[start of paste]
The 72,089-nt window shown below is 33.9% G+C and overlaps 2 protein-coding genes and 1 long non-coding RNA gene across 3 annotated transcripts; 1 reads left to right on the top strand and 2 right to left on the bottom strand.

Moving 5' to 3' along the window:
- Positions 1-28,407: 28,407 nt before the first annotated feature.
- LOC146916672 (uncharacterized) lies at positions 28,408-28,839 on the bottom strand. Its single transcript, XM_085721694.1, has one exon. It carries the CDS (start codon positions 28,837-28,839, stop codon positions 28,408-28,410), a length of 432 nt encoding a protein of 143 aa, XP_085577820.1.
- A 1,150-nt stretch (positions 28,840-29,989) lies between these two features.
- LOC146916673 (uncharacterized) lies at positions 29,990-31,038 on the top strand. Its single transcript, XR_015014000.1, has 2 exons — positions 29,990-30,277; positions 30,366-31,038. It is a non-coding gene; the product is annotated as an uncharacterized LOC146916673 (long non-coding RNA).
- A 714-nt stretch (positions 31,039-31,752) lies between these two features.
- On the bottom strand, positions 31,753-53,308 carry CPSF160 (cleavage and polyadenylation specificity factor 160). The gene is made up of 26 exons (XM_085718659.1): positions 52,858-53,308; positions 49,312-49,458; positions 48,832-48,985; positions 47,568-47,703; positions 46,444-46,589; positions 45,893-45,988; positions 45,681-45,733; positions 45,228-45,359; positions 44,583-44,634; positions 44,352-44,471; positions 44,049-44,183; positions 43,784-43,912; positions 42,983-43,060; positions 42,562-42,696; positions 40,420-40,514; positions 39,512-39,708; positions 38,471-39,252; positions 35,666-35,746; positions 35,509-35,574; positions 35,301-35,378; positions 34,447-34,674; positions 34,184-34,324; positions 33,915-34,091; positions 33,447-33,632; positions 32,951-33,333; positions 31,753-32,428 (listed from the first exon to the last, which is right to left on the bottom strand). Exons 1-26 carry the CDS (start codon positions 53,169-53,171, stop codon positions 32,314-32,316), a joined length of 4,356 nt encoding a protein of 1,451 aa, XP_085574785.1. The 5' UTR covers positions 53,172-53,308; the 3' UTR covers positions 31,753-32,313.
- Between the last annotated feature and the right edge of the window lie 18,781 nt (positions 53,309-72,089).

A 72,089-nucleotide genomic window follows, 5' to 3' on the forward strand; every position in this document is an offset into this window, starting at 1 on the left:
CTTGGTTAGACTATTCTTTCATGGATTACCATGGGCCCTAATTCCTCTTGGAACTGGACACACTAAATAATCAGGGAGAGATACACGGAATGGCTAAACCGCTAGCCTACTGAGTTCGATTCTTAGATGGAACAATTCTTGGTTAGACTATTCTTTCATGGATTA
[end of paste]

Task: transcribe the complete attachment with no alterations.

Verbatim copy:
The 72,089-nt window shown below is 33.9% G+C and overlaps 2 protein-coding genes and 1 long non-coding RNA gene across 3 annotated transcripts; 1 reads left to right on the top strand and 2 right to left on the bottom strand.

Moving 5' to 3' along the window:
- Positions 1-28,407: 28,407 nt before the first annotated feature.
- LOC146916672 (uncharacterized) lies at positions 28,408-28,839 on the bottom strand. Its single transcript, XM_085721694.1, has one exon. It carries the CDS (start codon positions 28,837-28,839, stop codon positions 28,408-28,410), a length of 432 nt encoding a protein of 143 aa, XP_085577820.1.
- A 1,150-nt stretch (positions 28,840-29,989) lies between these two features.
- LOC146916673 (uncharacterized) lies at positions 29,990-31,038 on the top strand. Its single transcript, XR_015014000.1, has 2 exons — positions 29,990-30,277; positions 30,366-31,038. It is a non-coding gene; the product is annotated as an uncharacterized LOC146916673 (long non-coding RNA).
- A 714-nt stretch (positions 31,039-31,752) lies between these two features.
- On the bottom strand, positions 31,753-53,308 carry CPSF160 (cleavage and polyadenylation specificity factor 160). The gene is made up of 26 exons (XM_085718659.1): positions 52,858-53,308; positions 49,312-49,458; positions 48,832-48,985; positions 47,568-47,703; positions 46,444-46,589; positions 45,893-45,988; positions 45,681-45,733; positions 45,228-45,359; positions 44,583-44,634; positions 44,352-44,471; positions 44,049-44,183; positions 43,784-43,912; positions 42,983-43,060; positions 42,562-42,696; positions 40,420-40,514; positions 39,512-39,708; positions 38,471-39,252; positions 35,666-35,746; positions 35,509-35,574; positions 35,301-35,378; positions 34,447-34,674; positions 34,184-34,324; positions 33,915-34,091; positions 33,447-33,632; positions 32,951-33,333; positions 31,753-32,428 (listed from the first exon to the last, which is right to left on the bottom strand). Exons 1-26 carry the CDS (start codon positions 53,169-53,171, stop codon positions 32,314-32,316), a joined length of 4,356 nt encoding a protein of 1,451 aa, XP_085574785.1. The 5' UTR covers positions 53,172-53,308; the 3' UTR covers positions 31,753-32,313.
- Between the last annotated feature and the right edge of the window lie 18,781 nt (positions 53,309-72,089).

A 72,089-nucleotide genomic window follows, 5' to 3' on the forward strand; every position in this document is an offset into this window, starting at 1 on the left:
CTTGGTTAGACTATTCTTTCATGGATTACCATGGGCCCTAATTCCTCTTGGAACTGGACACACTAAATAATCAGGGAGAGATACACGGAATGGCTAAACCGCTAGCCTACTGAGTTCGATTCTTAGATGGAACAATTCTTGGTTAGACTATTCTTTCATGGATTA